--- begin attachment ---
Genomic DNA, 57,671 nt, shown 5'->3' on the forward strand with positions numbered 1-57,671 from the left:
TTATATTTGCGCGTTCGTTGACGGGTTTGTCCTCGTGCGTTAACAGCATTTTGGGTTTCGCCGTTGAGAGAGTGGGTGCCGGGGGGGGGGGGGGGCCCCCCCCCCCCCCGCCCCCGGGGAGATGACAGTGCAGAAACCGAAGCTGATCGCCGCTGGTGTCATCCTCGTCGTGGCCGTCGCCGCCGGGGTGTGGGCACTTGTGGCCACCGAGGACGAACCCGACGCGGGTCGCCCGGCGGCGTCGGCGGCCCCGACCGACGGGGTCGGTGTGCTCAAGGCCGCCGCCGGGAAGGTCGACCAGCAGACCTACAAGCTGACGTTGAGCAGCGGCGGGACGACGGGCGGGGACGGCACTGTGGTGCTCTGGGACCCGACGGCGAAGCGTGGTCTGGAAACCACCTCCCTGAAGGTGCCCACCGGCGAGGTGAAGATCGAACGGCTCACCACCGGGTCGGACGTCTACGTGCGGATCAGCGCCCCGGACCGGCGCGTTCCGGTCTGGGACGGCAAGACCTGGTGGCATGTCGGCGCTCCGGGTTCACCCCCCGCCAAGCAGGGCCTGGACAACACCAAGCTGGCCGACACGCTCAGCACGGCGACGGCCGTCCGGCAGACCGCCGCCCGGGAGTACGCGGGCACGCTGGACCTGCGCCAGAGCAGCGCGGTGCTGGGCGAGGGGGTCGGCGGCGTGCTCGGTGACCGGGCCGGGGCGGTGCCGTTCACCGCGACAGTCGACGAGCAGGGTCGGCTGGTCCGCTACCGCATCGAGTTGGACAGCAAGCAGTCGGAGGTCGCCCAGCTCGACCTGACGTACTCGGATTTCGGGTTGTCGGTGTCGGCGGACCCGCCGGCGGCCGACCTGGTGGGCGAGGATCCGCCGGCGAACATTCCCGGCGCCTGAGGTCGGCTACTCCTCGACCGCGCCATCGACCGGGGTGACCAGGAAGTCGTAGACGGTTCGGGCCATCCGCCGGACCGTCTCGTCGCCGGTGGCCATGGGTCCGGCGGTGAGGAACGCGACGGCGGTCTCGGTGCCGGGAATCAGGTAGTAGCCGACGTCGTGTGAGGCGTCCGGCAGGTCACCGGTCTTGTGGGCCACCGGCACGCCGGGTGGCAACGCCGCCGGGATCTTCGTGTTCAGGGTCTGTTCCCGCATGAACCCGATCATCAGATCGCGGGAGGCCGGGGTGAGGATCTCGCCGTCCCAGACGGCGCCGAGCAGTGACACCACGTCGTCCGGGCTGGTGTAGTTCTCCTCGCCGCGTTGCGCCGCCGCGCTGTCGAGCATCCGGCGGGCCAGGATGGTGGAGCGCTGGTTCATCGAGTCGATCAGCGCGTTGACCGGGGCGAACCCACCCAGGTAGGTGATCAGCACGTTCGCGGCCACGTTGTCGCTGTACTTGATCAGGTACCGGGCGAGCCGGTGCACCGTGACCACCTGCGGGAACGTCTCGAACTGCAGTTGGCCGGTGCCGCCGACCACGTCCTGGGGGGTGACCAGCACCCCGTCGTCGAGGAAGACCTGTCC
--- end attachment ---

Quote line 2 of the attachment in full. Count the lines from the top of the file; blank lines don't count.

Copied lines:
TTATATTTGCGCGTTCGTTGACGGGTTTGTCCTCGTGCGTTAACAGCATTTTGGGTTTCGCCGTTGAGAGAGTGGGTGCCGGGGGGGGGGGGGGGCCCCCCCCCCCCCCGCCCCCGGGGAGATGACAGTGCAGAAACCGAAGCTGATCGCCGCTGGTGTCATCCTCGTCGTGGCCGTCGCCGCCGGGGTGTGGGCACTTGTGGCCACCGAGGACGAACCCGACGCGGGTCGCCCGGCGGCGTCGGCGGCCCCGACCGACGGGGTCGGTGTGCTCAAGGCCGCCGCCGGGAAGGTCGACCAGCAGACCTACAAGCTGACGTTGAGCAGCGGCGGGACGACGGGCGGGGACGGCACTGTGGTGCTCTGGGACCCGACGGCGAAGCGTGGTCTGGAAACCACCTCCCTGAAGGTGCCCACCGGCGAGGTGAAGATCGAACGGCTCACCACCGGGTCGGACGTCTACGTGCGGATCAGCGCCCCGGACCGGCGCGTTCCGGTCTGGGACGGCAAGACCTGGTGGCATGTCGGCGCTCCGGGTTCACCCCCCGCCAAGCAGGGCCTGGACAACACCAAGCTGGCCGACACGCTCAGCACGGCGACGGCCGTCCGGCAGACCGCCGCCCGGGAGTACGCGGGCACGCTGGACCTGCGCCAGAGCAGCGCGGTGCTGGGCGAGGGGGTCGGCGGCGTGCTCGGTGACCGGGCCGGGGCGGTGCCGTTCACCGCGACAGTCGACGAGCAGGGTCGGCTGGTCCGCTACCGCATCGAGTTGGACAGCAAGCAGTCGGAGGTCGCCCAGCTCGACCTGACGTACTCGGATTTCGGGTTGTCGGTGTCGGCGGACCCGCCGGCGGCCGACCTGGTGGGCGAGGATCCGCCGGCGAACATTCCCGGCGCCTGAGGTCGGCTACTCCTCGACCGCGCCATCGACCGGGGTGACCAGGAAGTCGTAGACGGTTCGGGCCATCCGCCGGACCGTCTCGTCGCCGGTGGCCATGGGTCCGGCGGTGAGGAACGCGACGGCGGTCTCGGTGCCGGGAATCAGGTAGTAGCCGACGTCGTGTGAGGCGTCCGGCAGGTCACCGGTCTTGTGGGCCACCGGCACGCCGGGTGGCAACGCCGCCGGGATCTTCGTGTTCAGGGTCTGTTCCCGCATGAACCCGATCATCAGATCGCGGGAGGCCGGGGTGAGGATCTCGCCGTCCCAGACGGCGCCGAGCAGTGACACCACGTCGTCCGGGCTGGTGTAGTTCTCCTCGCCGCGTTGCGCCGCCGCGCTGTCGAGCATCCGGCGGGCCAGGATGGTGGAGCGCTGGTTCATCGAGTCGATCAGCGCGTTGACCGGGGCGAACCCACCCAGGTAGGTGATCAGCACGTTCGCGGCCACGTTGTCGCTGTACTTGATCAGGTACCGGGCGAGCCGGTGCACCGTGACCACCTGCGGGAACGTCTCGAACTGCAGTTGGCCGGTGCCGCCGACCACGTCCTGGGGGGTGACCAGCACCCCGTCGTCGAGGAAGACCTGTCC